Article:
Both general and professional. Some people think that just a diploma is enough to impress. Somebody comes and shows you a diploma with honors in Russian philology, you test him and see that in reality he does not know the language well. I also have a group of economic journalists and see that economic journalism in Armenia is also at a low level. I, personally, set very high standards for myself. After 15 years in economics, finance, exchange trade and banking I understood that I needed one more profession and began studying MBA at the selfsame Slavonic University because there was no alternative. I did it for myself. I wanted to understand: perhaps there actually was no demand for analysis or maybe our products were not good enough. I also needed a basis for progress. So, I am really amazed to see how unprofessional our economists are. Of course, there are very clever guys among them, but they are few and they are engaged in self-education. The rest are a big gray mass of people who do not even know the ABC of economics. This is what we have for the moment.

 

Let’s talk about the future of the mass media and journalism as a profession: today many people believe that those who are 25 now will not read newspapers or even news sites any more. All they care for is social networks. What do you think about this?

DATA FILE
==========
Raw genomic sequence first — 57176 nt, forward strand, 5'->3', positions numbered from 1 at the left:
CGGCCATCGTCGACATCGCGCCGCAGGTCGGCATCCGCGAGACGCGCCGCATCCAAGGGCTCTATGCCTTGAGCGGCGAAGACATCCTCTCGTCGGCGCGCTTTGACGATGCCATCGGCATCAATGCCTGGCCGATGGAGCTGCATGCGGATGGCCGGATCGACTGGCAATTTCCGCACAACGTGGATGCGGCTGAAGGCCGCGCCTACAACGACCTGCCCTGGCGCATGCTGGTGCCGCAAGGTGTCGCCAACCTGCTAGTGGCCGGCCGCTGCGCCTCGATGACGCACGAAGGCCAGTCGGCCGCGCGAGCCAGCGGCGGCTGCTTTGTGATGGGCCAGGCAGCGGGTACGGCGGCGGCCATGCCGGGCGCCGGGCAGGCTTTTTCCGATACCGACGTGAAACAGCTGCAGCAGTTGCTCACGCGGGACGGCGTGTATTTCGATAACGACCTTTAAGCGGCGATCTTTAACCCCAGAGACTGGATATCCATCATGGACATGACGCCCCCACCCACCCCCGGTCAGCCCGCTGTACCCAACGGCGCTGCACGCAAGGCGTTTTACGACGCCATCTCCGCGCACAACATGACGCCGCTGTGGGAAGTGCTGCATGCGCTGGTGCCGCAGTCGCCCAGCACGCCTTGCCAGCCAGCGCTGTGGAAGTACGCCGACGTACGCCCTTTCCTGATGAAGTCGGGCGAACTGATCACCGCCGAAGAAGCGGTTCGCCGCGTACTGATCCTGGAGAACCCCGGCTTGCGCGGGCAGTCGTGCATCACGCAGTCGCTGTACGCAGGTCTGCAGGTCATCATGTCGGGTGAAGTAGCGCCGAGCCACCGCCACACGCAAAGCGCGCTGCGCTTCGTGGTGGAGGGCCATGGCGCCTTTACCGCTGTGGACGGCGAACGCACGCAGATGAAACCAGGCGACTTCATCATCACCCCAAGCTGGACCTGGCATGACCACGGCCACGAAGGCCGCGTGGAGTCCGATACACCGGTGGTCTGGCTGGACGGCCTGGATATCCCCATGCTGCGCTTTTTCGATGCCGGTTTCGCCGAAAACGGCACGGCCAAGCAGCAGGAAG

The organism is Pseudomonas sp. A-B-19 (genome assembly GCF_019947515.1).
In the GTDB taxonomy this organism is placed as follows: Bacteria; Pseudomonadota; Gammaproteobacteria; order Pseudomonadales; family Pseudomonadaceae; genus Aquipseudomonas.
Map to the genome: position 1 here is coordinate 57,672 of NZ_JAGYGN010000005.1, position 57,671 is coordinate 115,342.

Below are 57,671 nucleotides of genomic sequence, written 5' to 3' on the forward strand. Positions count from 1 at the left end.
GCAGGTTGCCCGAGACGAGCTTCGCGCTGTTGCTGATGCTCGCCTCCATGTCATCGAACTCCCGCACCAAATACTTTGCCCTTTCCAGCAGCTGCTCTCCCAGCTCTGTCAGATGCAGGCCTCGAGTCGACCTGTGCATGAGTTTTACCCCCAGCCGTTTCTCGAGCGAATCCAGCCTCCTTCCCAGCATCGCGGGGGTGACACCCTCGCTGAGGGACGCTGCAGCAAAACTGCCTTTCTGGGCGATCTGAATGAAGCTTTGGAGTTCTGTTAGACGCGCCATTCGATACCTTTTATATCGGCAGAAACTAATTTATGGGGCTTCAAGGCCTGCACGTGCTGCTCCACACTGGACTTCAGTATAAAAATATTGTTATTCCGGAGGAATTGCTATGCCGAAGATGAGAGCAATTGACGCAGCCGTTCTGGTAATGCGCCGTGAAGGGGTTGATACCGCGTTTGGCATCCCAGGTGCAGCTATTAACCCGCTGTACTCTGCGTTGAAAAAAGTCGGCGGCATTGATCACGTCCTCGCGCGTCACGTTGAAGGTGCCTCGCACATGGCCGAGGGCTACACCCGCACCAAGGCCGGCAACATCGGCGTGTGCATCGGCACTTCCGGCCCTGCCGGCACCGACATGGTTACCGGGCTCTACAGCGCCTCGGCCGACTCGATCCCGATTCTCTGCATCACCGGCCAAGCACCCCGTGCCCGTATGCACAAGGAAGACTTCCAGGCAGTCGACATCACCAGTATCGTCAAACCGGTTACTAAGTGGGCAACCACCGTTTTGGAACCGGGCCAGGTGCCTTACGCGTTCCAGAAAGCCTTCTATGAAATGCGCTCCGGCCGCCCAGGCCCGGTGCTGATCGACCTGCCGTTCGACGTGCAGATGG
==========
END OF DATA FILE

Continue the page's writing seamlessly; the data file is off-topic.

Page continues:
I don’t agree with such a forecast. It comes from America. For some reason they believe that Facebook is an alternative to the mass media. But I am sure that sooner or later we will feel the need of classical mass media – for the easier it will be for people to access the Internet and to use it on an interactive basis, the more trash they will find in the information field in the form of political PR, misinformation, commercial ads.

 

Will the demand for professional journalism become higher?

 

Of course, it will as the professionalism of classical mass media implies information support for people adopting decisions.

 

You mean a small group of people.

 

Yes, media working for the masses will always be jst a means of entertainment. Things are just starting to change, and classical media will have to work hard and to wait for a couple of years or perhaps even a couple of decades until readers learn to tell the wheat from the weeds.

 

What can we do with the habit to get information for free?

 

There is such a habit, but I am sure that sooner or later things will change. Yes, pure news, as a genre, with no analysis, no forecast, no development scenarios, will go to social networks. And there will be no more classical news agencies, except for ones owned by the government and serving their interests. All the other news agencies will turn into information analysis companies.

 

In the developed countries we can already see this process. Many companies abroad started as news agencies but later turned into brokerage analysis, investment analysis, information analysis or rating organizations. We did it in 2006, when in cooperation with Russian partners and with the support of western investors, we established AmRating rating agency. Its prototype was a team that was engaged in studying markets and investment opportunities in Russia and Kazakhstan. We hoped that in Armenia that model would also work. You know, before the crisis our banking system was not bad.